*Marchant also states that according to Triangle, a non-profit organisation based in Cape Town, support groups dealt with ten new ‘corrective rape’ cases every week. The number is increasing (Martin, Kelly, Turquet & Ross, 2009). Non-Profit Organisation, Luleki Sizwe, confirm this figure, adding that between 2010 – 2013, nine cases of gender-based murders were recorded (Beaty, 2013). It is difficult to determine exact figures of ‘corrective rape’ because the South African police do not specifically record these cases, nor does the issue receive active media coverage. Consequentially, victims of ‘corrective rape’ seldom seek assistance for fear of further violence towards themselves and their families
*Source: Marchant van der Schyff. An issue of social and political salience: a content analysis of how South African newspapers report ‘corrective rape’. 2018. (MSocSci: Media and Culture [UKZN]) He is a lecturer in Humanities, IIE at Varsity College Westville.
The 11th of October is National ”coming out” day.
What is ”coming out”?
The phrase “coming out” is used to refer to several aspects of lesbian, gay, and bisexual persons’ experiences: self-awareness of same-sex attractions; the telling of one or a few people about these attractions; widespread disclosure of same-sex attractions; and identification with the lesbian, gay and bisexual community. Many people hesitate to come out because of the risks of meeting prejudice and discrimination. Some choose to keep their identity a secret; some decide to come out in limited circumstances; some decide to come out in very public ways.
Coming out is often an important psychological step for lesbian, gay and bisexual people. Research has shown that feeling optimistic about one’s sexual orientation and integrating it into one’s life fosters greater well-being and mental health. This integration often involves disclosing one’s identity to others; it may also entail participating in the gay community. Discussing one’s sexual orientation with others also increases the availability of social support, which is crucial to mental health and psychological well-being. Like heterosexuals, lesbians, gay men and bisexual people benefit from sharing their lives with and receiving support from family, friends, and acquaintances. Thus, it is not surprising that lesbians and gay men who feel they must conceal their sexual orientation report more frequent mental health concerns than lesbians and gay men who are more open; they may even have more physical health problems.
The risks and benefits of coming out are different for youths in other circumstances. Some young people live in families where support for their sexual orientation is clear and stable; these youths may encounter less risk in coming out, even at a young age. Young people who live in less supportive families may face more risks in coming out. All young people who come out may experience bias, discrimination, or even violence in their schools, social groups, workplaces and faith communities. Supportive families, friends and schools are necessary buffers against the negative impacts of these experiences.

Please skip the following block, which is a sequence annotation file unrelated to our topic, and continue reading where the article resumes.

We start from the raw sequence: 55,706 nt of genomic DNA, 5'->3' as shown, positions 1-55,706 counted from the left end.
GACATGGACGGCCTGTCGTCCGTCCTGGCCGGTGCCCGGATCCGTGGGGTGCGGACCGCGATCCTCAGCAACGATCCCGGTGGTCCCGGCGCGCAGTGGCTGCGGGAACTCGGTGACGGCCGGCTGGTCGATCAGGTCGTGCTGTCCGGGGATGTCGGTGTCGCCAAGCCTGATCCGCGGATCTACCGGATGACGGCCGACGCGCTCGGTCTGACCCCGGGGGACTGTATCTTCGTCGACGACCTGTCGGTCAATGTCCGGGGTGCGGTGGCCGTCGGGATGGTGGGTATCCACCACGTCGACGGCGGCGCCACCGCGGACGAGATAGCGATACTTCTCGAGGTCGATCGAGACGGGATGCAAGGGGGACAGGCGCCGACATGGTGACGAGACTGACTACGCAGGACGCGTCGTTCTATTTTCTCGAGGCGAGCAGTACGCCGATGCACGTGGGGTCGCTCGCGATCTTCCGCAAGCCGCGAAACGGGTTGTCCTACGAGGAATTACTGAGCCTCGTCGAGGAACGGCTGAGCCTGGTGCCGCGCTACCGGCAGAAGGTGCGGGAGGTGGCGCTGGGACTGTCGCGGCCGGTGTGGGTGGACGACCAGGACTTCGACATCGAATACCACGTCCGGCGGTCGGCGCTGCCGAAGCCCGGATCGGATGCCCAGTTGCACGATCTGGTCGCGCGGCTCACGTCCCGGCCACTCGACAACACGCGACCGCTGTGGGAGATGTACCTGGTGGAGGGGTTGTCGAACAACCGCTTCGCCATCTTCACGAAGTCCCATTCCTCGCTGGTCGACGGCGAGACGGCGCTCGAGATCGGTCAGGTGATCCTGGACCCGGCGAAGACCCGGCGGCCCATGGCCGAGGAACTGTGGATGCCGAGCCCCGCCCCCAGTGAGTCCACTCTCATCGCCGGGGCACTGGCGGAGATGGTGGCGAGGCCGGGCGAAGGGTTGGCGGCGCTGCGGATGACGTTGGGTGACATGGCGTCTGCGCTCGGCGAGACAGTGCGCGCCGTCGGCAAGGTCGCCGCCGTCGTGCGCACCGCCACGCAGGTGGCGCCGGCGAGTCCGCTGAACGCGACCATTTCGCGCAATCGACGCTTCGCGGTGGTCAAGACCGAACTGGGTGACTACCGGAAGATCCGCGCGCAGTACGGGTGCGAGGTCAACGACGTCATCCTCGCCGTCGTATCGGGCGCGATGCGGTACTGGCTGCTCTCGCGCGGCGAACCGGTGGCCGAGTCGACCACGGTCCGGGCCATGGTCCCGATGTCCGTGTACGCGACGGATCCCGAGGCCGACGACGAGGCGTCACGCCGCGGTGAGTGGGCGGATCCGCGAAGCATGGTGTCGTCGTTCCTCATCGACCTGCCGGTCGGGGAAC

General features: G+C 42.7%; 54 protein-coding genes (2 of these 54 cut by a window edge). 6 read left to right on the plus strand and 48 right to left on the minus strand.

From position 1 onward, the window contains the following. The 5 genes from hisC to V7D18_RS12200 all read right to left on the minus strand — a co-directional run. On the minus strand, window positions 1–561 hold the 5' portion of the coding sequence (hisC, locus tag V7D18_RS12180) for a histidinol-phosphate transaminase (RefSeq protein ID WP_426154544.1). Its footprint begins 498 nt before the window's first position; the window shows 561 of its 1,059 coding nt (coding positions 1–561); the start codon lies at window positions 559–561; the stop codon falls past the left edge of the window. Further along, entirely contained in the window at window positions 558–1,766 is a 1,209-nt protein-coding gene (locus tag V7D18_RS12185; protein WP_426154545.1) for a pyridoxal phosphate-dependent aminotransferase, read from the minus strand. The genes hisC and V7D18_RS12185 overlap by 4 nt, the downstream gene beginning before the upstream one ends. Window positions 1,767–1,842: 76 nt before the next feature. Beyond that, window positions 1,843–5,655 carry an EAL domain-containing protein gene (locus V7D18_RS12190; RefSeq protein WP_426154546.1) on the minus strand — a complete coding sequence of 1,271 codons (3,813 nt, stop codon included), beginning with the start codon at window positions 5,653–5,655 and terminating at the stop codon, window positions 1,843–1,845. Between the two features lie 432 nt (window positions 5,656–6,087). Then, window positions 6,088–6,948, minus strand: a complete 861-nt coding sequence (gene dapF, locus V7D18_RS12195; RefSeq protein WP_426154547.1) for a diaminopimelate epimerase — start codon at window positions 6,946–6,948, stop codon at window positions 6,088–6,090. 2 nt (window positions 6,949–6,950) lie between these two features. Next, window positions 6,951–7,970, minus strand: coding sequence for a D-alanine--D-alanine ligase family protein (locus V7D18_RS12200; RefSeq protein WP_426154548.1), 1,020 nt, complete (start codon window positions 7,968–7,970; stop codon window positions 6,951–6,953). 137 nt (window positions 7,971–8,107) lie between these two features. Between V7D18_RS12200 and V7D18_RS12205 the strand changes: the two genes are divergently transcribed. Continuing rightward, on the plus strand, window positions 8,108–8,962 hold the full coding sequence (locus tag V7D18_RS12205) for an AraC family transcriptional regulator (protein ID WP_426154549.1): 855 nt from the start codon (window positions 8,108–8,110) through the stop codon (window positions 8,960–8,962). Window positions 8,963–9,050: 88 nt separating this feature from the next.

79 countries where homosexuality is illegal
The International Lesbian, Gay, Bisexual, Trans and Intersex Association, or ILGA, lists 75 countries with criminal laws against sexual activity by lesbian, gay, bisexual, transgender or intersex people (LGBTI’s), but that’s an understatement.
Governments can impose the death penalty for same-sex intimacy in eight of them.
Can lesbians and gay men be good parents? ²
1. Do children of lesbian and gay parents have more problems with sexual identity than do children of heterosexual parents?
For instance, do these children develop problems in gender identity or gender role behaviour? The answer from research is clear: sexual and gender identities (including gender identity, gender-role behaviour and sexual orientation) develop in much the same way among children of lesbian mothers as they do among heterosexual parents. Few studies are available regarding children of gay fathers.
2. Do children raised by lesbian or gay parents have problems in personal development in areas other than sexual identity?
For example, are the children of lesbian or gay parents more vulnerable to a mental breakdown? Do they have more behaviour problems, or are they less psychologically healthy than other children? Again, studies of personality, self-concept, and behaviour problems show few differences between children of lesbian mothers and heterosexual parents. Few studies are available regarding children of gay fathers.
3. Are children of lesbian and gay parents likely to have problems with social relationships?
For example, will they be teased or otherwise mistreated by their peers? Once more, evidence indicates that children of lesbian and gay parents have normal social relationships with their peers and adults. The picture that emerges from this research shows that children of gay and lesbian parents enjoy a social life that is typical of their age group in terms of involvement with peers, parents, family members and friends.
4. Are these children more likely to be sexually abused by a parent or by a parent’s friends or acquaintances?
There is no scientific support for fears about children of lesbian or gay parents being sexually abused by their parents or their parents’ gay, lesbian or bisexual friends or acquaintances.
In summary, social science has shown that the concerns often raised about children of lesbian and gay parents, concerns that are generally grounded in prejudice against and stereotypes about gay people, are unfounded. Overall, the research indicates that the children of lesbian and gay parents do not differ markedly from the children of heterosexual parents in their development, adjustment or overall well-being.
References & resources
² Answers to Your Questions. https://www.apa.org/topics/lgbtq/orientation.pdf